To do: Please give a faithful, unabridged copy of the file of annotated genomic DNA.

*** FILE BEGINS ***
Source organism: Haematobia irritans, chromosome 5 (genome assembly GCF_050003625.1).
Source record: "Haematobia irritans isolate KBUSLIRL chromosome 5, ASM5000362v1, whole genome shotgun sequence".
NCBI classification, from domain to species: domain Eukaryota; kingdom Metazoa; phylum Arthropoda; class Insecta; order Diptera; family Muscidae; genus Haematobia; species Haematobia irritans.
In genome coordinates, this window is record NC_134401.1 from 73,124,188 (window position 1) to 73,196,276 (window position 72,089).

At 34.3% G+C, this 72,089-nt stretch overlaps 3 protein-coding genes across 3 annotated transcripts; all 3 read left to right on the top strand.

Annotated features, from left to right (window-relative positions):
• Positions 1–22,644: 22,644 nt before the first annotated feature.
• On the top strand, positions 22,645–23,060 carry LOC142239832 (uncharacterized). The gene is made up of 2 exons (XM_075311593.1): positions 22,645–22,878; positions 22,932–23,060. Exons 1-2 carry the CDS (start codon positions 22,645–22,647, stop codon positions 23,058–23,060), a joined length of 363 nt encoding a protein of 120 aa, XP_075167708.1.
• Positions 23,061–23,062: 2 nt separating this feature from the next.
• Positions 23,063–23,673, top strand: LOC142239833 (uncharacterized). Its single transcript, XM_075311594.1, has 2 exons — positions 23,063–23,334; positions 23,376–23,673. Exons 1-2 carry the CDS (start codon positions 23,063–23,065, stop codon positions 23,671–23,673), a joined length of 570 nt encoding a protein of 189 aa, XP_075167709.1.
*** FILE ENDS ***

Source organism: Haematobia irritans, chromosome 5 (genome assembly GCF_050003625.1).
Source record: "Haematobia irritans isolate KBUSLIRL chromosome 5, ASM5000362v1, whole genome shotgun sequence".
NCBI classification, from domain to species: domain Eukaryota; kingdom Metazoa; phylum Arthropoda; class Insecta; order Diptera; family Muscidae; genus Haematobia; species Haematobia irritans.
In genome coordinates, this window is record NC_134401.1 from 73,124,188 (window position 1) to 73,196,276 (window position 72,089).

At 34.3% G+C, this 72,089-nt stretch overlaps 3 protein-coding genes across 3 annotated transcripts; all 3 read left to right on the top strand.

Annotated features, from left to right (window-relative positions):
• Positions 1–22,644: 22,644 nt before the first annotated feature.
• On the top strand, positions 22,645–23,060 carry LOC142239832 (uncharacterized). The gene is made up of 2 exons (XM_075311593.1): positions 22,645–22,878; positions 22,932–23,060. Exons 1-2 carry the CDS (start codon positions 22,645–22,647, stop codon positions 23,058–23,060), a joined length of 363 nt encoding a protein of 120 aa, XP_075167708.1.
• Positions 23,061–23,062: 2 nt separating this feature from the next.
• Positions 23,063–23,673, top strand: LOC142239833 (uncharacterized). Its single transcript, XM_075311594.1, has 2 exons — positions 23,063–23,334; positions 23,376–23,673. Exons 1-2 carry the CDS (start codon positions 23,063–23,065, stop codon positions 23,671–23,673), a joined length of 570 nt encoding a protein of 189 aa, XP_075167709.1.